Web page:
It’s just as profoundly true that disbelieving and disobeying also go together. The gospel offer of Christ is never merely the imparting of information. It’s always a call to decision. It’s Jesus saying, “Come to Me, trust Me.” Our answer can never be simply “true or false,” or “that’s an interesting idea.” Such a call, from such a person, demands a yes or a no. And the most saddening mystery in all the world to me is that people can say no, and sometimes do. It’s hard to imagine why anyone would choose not to follow someone so supremely worthy. How can anyone hold out against such an offer of grace or reject the One who has died to bring us life? Yet, people do.

This Gospel according to John sometimes describes it like this: light has come into the world in Jesus, but some choose the darkness instead of the light. They hate the light. They try to flee from it, or worse, to put it out. To the most love-filled invitation that ever came to anyone, they close their hearts. They say no. They, says the Scripture, will never see life. That new, abundant, eternal life cannot possibly be theirs, because it is found in Christ and Christ alone. Rejecting Him, they push from their own lips the cup of living water. They refuse to taste the living bread. God’s kingdom is closed to them. They cannot enter or even see it. They choose not to welcome the Lord of life. And so, whether they realize it or not, by their choice they embrace death.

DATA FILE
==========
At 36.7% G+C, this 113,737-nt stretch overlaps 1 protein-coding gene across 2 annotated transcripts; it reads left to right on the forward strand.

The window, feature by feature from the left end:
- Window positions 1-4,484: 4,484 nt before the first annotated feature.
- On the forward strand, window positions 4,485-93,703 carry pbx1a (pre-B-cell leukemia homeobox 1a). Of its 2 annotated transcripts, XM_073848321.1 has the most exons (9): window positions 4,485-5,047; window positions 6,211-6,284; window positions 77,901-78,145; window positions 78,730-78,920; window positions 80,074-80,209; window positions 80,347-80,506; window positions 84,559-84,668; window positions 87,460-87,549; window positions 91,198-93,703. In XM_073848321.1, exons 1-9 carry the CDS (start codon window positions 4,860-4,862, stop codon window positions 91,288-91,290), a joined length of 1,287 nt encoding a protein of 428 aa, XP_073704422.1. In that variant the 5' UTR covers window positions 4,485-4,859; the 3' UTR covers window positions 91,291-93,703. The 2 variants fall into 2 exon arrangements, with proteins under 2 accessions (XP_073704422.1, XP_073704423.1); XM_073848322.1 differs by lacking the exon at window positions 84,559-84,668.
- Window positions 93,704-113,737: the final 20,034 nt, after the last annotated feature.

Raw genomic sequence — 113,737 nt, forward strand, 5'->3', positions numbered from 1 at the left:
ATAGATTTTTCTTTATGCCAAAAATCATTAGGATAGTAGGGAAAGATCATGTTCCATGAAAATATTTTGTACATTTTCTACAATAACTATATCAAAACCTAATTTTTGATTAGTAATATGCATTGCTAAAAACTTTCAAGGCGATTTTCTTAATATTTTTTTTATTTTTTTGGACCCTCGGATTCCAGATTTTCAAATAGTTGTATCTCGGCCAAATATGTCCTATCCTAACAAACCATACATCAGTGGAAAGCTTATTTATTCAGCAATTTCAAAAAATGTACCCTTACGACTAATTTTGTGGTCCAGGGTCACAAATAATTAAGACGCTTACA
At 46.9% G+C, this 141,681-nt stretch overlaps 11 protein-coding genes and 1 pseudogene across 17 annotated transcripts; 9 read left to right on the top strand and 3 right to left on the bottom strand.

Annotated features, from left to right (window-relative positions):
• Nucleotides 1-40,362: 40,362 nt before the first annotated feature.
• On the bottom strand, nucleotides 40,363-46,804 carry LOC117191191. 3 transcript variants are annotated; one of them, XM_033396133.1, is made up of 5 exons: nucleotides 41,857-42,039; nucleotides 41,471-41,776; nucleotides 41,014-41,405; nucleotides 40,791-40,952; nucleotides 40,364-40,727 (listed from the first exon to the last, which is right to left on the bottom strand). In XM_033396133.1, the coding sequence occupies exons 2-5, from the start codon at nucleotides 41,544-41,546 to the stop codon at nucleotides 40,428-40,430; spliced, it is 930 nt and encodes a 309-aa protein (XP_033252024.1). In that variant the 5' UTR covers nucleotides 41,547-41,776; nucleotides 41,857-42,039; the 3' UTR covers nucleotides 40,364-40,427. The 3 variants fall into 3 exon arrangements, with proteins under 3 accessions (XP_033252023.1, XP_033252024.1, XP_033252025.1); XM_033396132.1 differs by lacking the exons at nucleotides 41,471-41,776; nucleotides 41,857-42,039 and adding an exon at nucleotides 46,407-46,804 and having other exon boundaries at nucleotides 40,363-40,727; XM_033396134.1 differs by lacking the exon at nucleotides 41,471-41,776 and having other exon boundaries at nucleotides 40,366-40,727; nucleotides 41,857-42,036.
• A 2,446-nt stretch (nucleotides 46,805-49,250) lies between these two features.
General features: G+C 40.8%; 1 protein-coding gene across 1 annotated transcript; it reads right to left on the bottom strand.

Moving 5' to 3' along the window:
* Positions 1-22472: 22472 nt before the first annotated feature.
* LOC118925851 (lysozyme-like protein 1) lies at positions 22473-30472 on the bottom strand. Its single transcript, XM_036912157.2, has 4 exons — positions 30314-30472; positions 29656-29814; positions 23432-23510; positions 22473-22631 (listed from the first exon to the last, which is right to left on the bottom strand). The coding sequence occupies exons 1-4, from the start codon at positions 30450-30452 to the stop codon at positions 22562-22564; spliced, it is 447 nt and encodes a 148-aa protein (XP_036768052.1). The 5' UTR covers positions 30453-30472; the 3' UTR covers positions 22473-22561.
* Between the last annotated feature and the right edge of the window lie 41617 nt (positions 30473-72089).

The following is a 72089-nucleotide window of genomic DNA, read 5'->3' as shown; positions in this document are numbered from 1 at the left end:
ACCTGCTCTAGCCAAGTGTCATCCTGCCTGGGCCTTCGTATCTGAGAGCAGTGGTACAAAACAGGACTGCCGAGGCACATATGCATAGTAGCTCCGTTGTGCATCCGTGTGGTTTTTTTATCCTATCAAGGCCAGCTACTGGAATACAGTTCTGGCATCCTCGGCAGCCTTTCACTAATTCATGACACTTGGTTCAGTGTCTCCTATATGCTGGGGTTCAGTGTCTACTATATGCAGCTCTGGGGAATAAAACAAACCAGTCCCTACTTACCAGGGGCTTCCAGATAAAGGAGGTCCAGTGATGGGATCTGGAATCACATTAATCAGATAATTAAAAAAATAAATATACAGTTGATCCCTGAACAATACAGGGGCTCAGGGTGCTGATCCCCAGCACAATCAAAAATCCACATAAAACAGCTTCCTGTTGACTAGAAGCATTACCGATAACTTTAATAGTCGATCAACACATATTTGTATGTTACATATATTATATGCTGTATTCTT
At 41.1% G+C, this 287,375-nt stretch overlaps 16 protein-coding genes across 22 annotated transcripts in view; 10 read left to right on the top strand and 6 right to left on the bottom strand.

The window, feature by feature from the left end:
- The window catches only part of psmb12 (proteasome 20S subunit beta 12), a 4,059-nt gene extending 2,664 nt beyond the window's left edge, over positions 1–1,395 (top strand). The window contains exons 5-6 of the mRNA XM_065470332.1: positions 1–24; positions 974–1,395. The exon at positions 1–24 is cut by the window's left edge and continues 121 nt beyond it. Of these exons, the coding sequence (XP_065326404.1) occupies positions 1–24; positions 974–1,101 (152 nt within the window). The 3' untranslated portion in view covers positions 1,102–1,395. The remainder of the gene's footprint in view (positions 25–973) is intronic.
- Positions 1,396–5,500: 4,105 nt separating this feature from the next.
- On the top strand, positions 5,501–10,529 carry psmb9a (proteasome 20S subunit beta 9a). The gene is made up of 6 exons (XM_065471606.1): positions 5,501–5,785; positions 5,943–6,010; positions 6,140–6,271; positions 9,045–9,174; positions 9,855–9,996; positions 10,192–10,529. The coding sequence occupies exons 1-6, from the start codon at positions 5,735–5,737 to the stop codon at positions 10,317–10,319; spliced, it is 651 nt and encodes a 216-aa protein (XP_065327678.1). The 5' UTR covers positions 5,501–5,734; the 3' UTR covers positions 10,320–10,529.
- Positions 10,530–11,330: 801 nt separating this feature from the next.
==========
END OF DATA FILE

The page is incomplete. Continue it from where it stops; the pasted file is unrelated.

Now for the saddest word of all, the most deeply tragic thing that could ever be said of anyone: the wrath of God rests upon that person. What is God’s wrath? It’s His settled and active opposition to everything evil, the reaction of His holiness to everything unholy. It’s not peevishness. It’s not spiteful anger. It’s God’s unwavering refusal to come to terms with sin, to tolerate what dishonors Him and destroys His creatures.

I’ve heard people say, “I don’t believe in the wrath of God.” They cannot bring themselves apparently to think that God would ever condemn anything or anyone. Theirs is a God of love, they say. But what they call love seems to be little more than sentiment. There’s no strength to it, no moral fiber. Theirs is a god of their own making, a god they would like to believe in – not the God of Abraham, Isaac, and Jacob, not the God and Father of our Lord Jesus Christ, not the God of love who is also a God of wrath.

Anyone who reads the Bible seriously soon recognizes that its major theme is salvation – God’s rescue and renewal of His estranged people. That’s what the prophets foretold. That’s what Jesus came for – to seek and to save the lost. That’s why He gave His life on our behalf, to save us from our sins. If there’s no real peril, no danger from which we need to be rescued, no doom to be avoided, the Bible makes little sense and the saving work of Christ is emptied of its pathos and power.